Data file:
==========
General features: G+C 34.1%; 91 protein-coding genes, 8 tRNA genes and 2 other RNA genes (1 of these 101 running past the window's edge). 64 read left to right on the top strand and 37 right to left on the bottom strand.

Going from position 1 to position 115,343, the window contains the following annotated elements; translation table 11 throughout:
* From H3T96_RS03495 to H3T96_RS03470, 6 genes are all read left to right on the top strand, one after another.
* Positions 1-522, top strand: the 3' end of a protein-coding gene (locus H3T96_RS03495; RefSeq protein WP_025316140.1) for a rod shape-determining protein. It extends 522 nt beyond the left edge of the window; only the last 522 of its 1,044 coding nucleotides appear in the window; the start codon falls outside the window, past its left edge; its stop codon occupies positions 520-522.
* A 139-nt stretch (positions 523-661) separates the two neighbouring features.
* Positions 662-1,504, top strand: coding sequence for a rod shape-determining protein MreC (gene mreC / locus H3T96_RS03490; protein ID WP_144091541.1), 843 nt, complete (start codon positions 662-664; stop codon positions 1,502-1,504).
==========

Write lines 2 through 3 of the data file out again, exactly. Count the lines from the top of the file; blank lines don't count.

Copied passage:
Going from position 1 to position 115,343, the window contains the following annotated elements; translation table 11 throughout:
* From H3T96_RS03495 to H3T96_RS03470, 6 genes are all read left to right on the top strand, one after another.